JEFFERSON CITY, MO. — The game has changed significantly in Washington, D.C., and the Missouri Corn Growers Association (MCGA) board and staff are adjusting our sails to navigate the new waters. With Congress officially affirming President-elect Joe Biden’s victory last week, we anticipate an apparent shift in administrative views and approaches to corn grower issues. A now 50-50 split between Republicans and Democrats in the U.S. Senate (with Vice-President-elect Kamala Harris serving as the tie-breaking vote) means Biden’s political agenda will likely face fewer hurdles than if Republicans had retained control of the upper chamber. We anticipate climate change and reducing carbon emissions will be some of the hottest topics in the Capitol. However, cloture, the 60-vote threshold to end a filibuster, will still be an effective tool on contentious issues, although difficult to meet with this breakdown of senators.
In Missouri, the legislature remains at supermajority Republican levels, with many statewide elected officials also retaining their seats after dominating the 2020 elections. Additionally, the only congressional change to Missouri representation in Washington, D.C., is the result of this summer’s upset victory, when now Congresswoman Cori Bush (D) defeated longtime Congressman Lacy Clay (D) to represent urban St. Louis. Our Show-Me State champions remain in place, and we continue to drive home our message with them, encouraging robust support of corn farmers and ethanol producers.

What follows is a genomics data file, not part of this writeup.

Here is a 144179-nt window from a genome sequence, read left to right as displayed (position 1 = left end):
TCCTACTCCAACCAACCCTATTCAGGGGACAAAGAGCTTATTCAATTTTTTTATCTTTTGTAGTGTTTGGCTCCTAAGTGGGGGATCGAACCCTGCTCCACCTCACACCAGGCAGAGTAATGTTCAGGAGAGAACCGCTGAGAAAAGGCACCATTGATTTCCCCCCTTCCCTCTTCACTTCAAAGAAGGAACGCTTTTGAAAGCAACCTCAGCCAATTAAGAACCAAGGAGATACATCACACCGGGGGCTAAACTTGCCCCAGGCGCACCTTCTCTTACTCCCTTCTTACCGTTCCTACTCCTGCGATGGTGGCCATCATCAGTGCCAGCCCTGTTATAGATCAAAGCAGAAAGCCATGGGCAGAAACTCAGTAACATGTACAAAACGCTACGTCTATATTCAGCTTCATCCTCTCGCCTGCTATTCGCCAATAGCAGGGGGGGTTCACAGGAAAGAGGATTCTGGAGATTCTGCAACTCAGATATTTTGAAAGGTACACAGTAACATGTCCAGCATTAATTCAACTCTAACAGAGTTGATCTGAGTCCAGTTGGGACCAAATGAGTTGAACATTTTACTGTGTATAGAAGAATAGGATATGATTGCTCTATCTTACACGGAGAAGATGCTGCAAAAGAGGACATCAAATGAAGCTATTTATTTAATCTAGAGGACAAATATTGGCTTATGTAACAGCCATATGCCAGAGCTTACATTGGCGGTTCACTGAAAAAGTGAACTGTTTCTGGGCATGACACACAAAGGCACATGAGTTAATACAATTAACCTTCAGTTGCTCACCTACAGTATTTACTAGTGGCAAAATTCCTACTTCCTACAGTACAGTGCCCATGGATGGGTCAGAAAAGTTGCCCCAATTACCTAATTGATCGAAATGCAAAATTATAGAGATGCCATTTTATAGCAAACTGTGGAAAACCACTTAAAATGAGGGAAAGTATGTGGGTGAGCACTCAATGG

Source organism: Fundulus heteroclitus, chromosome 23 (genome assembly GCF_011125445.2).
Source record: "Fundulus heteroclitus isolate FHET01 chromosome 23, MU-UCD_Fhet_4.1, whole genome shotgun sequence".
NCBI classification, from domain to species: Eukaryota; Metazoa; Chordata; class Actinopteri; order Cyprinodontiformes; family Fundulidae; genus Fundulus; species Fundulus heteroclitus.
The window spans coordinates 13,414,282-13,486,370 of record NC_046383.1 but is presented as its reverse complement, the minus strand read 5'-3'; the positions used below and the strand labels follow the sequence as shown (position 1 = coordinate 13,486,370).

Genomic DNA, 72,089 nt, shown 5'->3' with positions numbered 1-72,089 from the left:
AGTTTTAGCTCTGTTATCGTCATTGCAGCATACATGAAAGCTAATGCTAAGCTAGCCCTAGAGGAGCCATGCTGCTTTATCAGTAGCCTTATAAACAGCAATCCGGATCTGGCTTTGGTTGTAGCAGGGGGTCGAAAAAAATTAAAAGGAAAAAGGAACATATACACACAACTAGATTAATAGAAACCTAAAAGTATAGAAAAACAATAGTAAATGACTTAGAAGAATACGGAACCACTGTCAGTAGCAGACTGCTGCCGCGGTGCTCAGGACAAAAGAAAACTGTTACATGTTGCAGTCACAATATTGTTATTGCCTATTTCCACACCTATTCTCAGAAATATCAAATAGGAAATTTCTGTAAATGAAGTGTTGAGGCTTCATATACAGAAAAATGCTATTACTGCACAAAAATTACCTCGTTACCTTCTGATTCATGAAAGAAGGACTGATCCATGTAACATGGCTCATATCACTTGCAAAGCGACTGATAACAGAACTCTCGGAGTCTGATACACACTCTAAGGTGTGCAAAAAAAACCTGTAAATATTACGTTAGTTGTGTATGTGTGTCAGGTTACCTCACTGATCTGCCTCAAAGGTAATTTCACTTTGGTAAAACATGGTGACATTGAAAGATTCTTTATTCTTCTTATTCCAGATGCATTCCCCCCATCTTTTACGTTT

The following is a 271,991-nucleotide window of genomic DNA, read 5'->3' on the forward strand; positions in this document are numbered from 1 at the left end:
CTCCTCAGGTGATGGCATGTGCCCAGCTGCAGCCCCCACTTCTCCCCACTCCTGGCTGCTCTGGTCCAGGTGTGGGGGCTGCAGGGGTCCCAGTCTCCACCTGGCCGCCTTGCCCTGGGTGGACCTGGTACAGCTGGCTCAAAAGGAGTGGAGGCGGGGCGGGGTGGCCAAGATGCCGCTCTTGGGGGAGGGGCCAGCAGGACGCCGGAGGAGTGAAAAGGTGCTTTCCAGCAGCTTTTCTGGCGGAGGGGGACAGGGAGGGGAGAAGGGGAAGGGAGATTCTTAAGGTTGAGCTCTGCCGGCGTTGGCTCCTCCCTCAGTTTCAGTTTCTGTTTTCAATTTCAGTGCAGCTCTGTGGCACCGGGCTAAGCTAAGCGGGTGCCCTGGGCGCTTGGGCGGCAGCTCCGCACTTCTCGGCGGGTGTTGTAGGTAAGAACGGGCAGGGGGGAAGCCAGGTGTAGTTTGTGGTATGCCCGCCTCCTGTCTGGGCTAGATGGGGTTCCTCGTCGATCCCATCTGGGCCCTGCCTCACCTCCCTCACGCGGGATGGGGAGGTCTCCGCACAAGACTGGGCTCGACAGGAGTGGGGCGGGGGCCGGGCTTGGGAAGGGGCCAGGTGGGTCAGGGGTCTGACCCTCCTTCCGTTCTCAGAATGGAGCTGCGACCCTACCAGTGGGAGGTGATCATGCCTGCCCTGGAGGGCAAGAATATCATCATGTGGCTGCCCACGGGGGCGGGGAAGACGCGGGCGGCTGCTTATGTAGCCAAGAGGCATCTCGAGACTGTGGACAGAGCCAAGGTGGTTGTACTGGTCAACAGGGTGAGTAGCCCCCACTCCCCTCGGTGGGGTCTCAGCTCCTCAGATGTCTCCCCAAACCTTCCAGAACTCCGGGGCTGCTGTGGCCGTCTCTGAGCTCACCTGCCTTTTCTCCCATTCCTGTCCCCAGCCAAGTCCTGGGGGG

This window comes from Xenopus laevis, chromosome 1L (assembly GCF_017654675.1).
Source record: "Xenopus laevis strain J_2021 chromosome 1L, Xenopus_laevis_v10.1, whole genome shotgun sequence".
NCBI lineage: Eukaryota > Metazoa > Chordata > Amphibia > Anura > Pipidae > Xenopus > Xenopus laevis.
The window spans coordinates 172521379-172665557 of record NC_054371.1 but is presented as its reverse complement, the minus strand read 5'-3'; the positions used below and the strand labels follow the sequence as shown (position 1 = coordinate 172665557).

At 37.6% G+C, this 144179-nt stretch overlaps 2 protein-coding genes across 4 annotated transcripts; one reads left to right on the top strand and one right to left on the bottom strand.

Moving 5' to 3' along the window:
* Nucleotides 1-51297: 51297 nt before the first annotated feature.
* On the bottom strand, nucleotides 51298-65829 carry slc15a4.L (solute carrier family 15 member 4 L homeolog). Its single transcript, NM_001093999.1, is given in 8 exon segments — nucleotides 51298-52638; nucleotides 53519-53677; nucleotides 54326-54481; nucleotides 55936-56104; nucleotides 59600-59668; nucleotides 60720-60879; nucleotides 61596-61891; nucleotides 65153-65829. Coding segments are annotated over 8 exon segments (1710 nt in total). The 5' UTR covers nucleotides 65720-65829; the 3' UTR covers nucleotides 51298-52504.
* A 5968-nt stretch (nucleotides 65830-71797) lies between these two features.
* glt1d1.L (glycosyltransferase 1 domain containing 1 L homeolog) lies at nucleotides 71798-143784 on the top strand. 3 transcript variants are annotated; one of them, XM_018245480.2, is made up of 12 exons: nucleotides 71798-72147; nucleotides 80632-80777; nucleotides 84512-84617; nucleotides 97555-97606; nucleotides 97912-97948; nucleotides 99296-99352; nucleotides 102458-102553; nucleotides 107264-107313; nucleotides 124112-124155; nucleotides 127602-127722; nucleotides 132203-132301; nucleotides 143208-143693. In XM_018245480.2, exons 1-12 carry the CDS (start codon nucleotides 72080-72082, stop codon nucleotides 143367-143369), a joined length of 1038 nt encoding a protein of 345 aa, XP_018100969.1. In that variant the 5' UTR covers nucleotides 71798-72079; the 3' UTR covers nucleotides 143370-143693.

What does all this mean for Missouri corn farmers? It could mean opportunities for increased ethanol consumption to achieve lower carbon emissions. It could also result in possible transportation infrastructure, carbon markets, and perhaps even multi-lateral trade agreements like the Trans-Pacific Partnership (TPP). However, it could also mean some fights are on the horizon to keep vital tools in the toolbox, such as glyphosate and atrazine. We could also see the Trump administration’s navigable waters rule retracted and replaced with the Obama administration’s WOTUS version, which would require many clarifications for the agriculture community. It could mean climate and carbon policy will come up more frequently during farm bill and commodity program discussions. It could mean a more aggressive federal approach toward water quality protection and improvements.
Ultimately, the new lay of the land in Washington, D.C., could vary greatly – offering some opportunities; but likely some serious fights ahead to ensure corn farmers can still operate in ways proven to be productive and sustainable for generations. Sen. Chuck Grassley (R-Iowa) summed it up best when asked what the impact of a Democratic-controlled House, Senate, and White House would have on U.S. Agriculture; “The best thing for agriculture is that there is a drought in Argentina and Brazil.”
Now more than ever, farmer-led grassroots organizations like MCGA will play a vital role in protecting our ability to farm. Board and staff will be engaged on every front to ensure grower priorities are top of mind. Whether it be exploring potential opportunities like trade agreements or high-octane low-carbon legislation, or fervently explaining why we need different options in our toolboxes like fertilizers and pesticides, MCGA will be working to ensure farmer voices are heard. But we will need help. We will need to come together to best explain to federal decision-makers our rural story. We will need the full strength of our grassroots to protect our ability to grow safe and affordable agricultural products. The game has changed drastically in Washington, D.C., but we will adjust, face the possible storms on the horizon, and be prepared to keep sailing ahead.
— Missouri Corn Growers Association
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